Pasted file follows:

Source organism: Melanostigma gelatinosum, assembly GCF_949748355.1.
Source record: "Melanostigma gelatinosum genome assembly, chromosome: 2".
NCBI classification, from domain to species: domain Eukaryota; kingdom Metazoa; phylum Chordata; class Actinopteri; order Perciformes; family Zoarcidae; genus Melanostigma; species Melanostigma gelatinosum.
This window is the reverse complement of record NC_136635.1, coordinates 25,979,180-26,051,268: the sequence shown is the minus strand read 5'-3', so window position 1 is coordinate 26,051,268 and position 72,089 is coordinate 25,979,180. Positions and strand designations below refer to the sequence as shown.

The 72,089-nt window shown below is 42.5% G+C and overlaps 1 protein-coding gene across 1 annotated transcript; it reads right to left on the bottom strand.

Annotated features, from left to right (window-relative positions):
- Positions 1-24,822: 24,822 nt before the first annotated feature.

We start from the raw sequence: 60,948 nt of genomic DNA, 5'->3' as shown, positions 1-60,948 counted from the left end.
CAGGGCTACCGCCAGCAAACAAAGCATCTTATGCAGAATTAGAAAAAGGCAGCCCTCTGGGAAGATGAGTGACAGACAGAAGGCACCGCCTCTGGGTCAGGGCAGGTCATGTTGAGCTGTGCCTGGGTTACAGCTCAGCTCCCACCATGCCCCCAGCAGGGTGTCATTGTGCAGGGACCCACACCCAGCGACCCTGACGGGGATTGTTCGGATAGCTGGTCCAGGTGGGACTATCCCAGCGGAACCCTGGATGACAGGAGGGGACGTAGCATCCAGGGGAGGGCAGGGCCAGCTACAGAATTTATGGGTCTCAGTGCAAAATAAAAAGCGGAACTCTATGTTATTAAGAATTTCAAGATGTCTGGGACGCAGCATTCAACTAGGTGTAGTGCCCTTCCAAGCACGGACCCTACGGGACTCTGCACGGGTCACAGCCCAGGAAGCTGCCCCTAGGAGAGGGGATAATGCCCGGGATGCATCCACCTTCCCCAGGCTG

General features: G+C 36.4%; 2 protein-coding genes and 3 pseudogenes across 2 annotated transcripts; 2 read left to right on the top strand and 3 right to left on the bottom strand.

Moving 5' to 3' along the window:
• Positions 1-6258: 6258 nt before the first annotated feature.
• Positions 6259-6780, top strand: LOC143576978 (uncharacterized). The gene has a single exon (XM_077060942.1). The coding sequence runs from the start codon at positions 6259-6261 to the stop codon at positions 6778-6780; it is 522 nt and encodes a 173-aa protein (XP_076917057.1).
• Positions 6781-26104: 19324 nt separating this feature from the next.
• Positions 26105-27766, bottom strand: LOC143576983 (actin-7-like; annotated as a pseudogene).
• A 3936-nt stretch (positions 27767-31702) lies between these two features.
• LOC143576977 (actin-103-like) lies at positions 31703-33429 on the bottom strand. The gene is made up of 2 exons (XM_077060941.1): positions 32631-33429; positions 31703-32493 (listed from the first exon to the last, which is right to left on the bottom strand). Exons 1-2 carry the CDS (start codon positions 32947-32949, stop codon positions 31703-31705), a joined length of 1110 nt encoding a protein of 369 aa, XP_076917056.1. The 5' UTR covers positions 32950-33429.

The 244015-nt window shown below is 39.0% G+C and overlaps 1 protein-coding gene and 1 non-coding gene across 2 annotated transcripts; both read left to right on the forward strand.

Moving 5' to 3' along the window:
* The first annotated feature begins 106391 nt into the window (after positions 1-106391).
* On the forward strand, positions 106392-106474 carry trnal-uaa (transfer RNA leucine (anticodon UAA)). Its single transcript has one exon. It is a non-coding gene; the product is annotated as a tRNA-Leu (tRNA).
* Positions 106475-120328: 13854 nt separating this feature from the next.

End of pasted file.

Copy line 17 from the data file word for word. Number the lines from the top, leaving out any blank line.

• LOC143576977 (actin-103-like) lies at positions 31703-33429 on the bottom strand. The gene is made up of 2 exons (XM_077060941.1): positions 32631-33429; positions 31703-32493 (listed from the first exon to the last, which is right to left on the bottom strand). Exons 1-2 carry the CDS (start codon positions 32947-32949, stop codon positions 31703-31705), a joined length of 1110 nt encoding a protein of 369 aa, XP_076917056.1. The 5' UTR covers positions 32950-33429.